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How Gut Bacteria Can Affect Your Mood And Behavior

While your mood and behavior can be heavily influenced by hormones and mental health issues, the bacteria in your gut might affect it as well. One study found possible links between the mood and behavior of rats and certain strains of bacteria in their gut. Here are some of the study findings, and a few ways you can get on top of your gut health and improve its function.

Photo: Shutterstock/Sdecoret

Gut Health and Rats

The study split the test rats into two different groups. One of the groups of rats were placed in a calm and relaxing conditions, while the other group was placed among aggressive rats to get them aggravated. The rats in the latter group were classified as either strong and adaptable or helpless and submissive. This classification was based on how long it took for the rats to submit to the aggressive ones. After days of constant conflict, researchers took fecal samples from the rats to analyze the gut bacteria of both groups.

It was found that the rats in the stressful environment had less Bacteroidetes than the rats placed in the calm environment. They also had more Bacillus, Clostridium, and Actinobacterium strains in their samples.

The researchers continued their study by transplanting the gut bacteria of the aggressive rat group into the non-conflict rats, to see if their behaviors changed. The team found that the rats who received the transplants began showing signs of depression.

Photo: Shutterstock/Ihor Hvozdetskyi

Gut Health and Humans

Even though this study and its findings focus on groups of rats, it does offer some insight into how humans might have a similar experience.

One of the quickest ways to potentially boost your gut biome is by cutting out sugar. Some yeasts and bad bacteria ferment sugar and convert it to fuel, which can create imbalances like Candida and small intestinal bacterial overgrowth. These imbalances can provoke inflammation that could be damaging to the brain. A high-sugar diet hindered new brain cell growth in rats.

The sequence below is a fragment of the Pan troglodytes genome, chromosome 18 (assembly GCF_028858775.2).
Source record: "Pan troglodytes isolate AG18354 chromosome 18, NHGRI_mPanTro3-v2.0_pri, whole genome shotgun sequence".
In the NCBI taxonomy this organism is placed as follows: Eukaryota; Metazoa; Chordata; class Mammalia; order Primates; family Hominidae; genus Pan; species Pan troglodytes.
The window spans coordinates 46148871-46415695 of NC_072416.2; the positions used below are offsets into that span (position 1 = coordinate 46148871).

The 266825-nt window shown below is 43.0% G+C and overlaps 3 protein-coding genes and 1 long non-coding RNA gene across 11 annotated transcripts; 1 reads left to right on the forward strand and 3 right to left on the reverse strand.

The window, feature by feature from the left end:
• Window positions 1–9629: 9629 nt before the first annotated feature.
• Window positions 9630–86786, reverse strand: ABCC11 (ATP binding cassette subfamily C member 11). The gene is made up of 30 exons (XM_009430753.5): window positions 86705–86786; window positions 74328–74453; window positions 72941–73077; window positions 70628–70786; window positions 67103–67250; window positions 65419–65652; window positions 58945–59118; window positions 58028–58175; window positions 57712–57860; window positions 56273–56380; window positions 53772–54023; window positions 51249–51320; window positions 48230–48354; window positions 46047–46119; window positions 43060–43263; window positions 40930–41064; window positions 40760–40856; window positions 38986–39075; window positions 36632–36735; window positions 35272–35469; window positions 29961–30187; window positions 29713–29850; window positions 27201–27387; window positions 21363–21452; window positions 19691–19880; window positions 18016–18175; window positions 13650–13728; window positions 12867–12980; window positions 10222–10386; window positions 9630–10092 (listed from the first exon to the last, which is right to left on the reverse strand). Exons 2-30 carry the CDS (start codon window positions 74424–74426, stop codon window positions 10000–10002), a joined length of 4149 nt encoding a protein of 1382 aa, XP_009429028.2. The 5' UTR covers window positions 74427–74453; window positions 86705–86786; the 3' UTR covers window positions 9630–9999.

Here are a few food options containing the necessary fuel for good bacteria. These foods can also support a balanced and strong gut.

Photo: Shutterstock/Metamorworks

Foods to Try

– Coffee. Some coffees contain antimicrobial components, like polyphenols, that power good bacteria and subdue bad ones.
– Coconut oil. Coconut oil can function as an antiviral, antibacterial, and anti-fungal.
– Butyrate. Grass-fed butter and grass-fed ghee are full of this component, which becomes a fatty acid and fuels good bacteria.
– Resistant starch. Though it may cause indigestion in some people, it can provide fuel for good bacteria. Resistant starch can be found in plantain starch and raw potato starch.
– Green vegetables. Green vegetables are not only high in fiber but also feed good bacteria. Broccoli, for example, contains components that help in the growth of new brain cells.
– Prebiotic fiber. Raw asparagus, raw jicama, underripe bananas, artichoke syrup, and Jerusalem contain prebiotic fiber. This fiber feeds good bacteria and can be more beneficial than taking prebiotics.

Something you can do that could be super beneficial to your mental and physical health is to find out if you have a leaky gut. This happens when your gut has overgrowths and can weaken certain areas of your intestinal walls.

While studies are still being conducted, changes in diet and the incorporation of powerful foods could have the quickest and most significant impact on your gut health. It could be worth looking into your gut health and addressing any issues you might have to get your gut health in order. Your brain might thank you later for it.

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